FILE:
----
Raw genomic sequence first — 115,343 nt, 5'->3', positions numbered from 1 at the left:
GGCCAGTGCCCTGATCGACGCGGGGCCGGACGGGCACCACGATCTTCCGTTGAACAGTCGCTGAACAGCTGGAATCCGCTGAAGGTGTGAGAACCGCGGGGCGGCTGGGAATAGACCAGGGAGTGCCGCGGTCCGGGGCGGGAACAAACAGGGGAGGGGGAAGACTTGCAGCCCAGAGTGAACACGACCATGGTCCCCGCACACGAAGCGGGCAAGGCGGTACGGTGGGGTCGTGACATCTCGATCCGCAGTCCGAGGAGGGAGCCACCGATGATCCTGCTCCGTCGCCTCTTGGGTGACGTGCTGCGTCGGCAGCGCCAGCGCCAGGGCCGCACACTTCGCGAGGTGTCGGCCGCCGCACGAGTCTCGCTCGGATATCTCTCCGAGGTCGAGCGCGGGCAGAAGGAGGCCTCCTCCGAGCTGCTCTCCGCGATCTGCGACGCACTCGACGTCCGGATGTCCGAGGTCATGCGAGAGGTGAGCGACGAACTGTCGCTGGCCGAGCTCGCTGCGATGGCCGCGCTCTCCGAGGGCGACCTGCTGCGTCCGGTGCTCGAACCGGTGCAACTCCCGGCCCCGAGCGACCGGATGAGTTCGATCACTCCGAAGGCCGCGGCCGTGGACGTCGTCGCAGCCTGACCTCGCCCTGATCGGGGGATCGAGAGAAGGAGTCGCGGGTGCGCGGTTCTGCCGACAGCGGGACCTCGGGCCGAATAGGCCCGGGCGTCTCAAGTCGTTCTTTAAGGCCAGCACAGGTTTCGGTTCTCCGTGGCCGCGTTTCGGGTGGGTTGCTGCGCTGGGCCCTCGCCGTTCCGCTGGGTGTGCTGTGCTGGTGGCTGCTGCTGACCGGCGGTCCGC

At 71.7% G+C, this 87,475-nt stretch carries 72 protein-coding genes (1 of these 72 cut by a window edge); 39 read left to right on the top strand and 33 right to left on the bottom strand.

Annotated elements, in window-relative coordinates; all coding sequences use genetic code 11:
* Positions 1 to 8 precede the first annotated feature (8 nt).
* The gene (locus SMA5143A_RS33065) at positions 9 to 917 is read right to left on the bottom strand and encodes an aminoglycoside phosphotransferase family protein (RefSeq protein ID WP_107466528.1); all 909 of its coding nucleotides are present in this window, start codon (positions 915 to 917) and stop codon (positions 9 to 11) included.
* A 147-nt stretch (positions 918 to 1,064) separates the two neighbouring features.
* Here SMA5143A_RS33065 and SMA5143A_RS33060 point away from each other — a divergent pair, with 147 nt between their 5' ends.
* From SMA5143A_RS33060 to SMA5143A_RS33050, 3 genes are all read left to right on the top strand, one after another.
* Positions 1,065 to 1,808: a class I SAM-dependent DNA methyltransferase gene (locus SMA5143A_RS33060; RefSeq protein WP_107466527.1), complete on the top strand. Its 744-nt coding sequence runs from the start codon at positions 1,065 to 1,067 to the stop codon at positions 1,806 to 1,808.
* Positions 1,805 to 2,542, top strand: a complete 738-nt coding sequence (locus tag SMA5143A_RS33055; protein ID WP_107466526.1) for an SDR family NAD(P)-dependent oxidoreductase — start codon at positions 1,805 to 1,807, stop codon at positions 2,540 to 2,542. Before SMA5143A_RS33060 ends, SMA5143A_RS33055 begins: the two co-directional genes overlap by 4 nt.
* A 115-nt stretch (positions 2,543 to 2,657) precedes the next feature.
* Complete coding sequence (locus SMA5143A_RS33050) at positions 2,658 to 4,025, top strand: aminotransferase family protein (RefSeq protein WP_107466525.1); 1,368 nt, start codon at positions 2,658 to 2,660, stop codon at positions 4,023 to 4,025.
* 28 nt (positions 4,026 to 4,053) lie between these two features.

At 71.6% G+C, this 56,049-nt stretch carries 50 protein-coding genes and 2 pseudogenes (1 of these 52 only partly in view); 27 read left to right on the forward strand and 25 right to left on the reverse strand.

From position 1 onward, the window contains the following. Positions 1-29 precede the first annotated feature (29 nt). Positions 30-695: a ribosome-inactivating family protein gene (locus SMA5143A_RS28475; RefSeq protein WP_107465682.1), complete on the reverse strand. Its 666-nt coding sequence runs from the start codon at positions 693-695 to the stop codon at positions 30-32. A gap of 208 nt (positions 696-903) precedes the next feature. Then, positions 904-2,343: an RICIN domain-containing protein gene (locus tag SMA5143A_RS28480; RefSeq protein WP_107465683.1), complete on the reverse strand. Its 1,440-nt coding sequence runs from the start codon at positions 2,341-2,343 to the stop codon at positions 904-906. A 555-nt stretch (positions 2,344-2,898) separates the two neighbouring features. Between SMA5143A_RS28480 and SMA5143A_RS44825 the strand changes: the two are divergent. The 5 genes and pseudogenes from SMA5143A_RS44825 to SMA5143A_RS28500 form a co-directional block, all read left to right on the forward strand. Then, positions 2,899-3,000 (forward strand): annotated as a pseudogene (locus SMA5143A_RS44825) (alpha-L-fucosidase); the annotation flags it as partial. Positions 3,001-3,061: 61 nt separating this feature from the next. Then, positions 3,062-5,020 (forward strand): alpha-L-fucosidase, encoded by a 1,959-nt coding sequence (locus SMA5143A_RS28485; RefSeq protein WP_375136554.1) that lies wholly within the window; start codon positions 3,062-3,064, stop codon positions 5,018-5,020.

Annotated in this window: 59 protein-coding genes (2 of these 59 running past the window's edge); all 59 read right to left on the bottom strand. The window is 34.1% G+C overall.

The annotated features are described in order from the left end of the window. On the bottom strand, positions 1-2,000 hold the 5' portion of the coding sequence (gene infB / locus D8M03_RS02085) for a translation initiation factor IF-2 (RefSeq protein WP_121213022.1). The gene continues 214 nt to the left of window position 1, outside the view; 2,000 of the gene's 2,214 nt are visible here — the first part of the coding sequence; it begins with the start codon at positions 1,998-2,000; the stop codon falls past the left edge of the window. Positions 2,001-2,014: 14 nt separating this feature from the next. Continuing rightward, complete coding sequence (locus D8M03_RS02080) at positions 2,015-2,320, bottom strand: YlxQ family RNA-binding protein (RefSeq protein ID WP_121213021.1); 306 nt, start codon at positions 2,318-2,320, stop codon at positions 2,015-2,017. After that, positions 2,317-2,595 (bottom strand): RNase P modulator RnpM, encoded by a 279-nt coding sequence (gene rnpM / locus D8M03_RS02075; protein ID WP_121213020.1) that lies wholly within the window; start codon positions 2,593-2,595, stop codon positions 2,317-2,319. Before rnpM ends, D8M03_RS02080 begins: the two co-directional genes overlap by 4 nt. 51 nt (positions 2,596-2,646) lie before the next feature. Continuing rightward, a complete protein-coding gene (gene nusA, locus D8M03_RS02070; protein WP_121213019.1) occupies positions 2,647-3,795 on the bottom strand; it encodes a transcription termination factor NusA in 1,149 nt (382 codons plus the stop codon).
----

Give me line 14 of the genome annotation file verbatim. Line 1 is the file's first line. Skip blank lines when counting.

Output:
* 28 nt (positions 4,026 to 4,053) lie between these two features.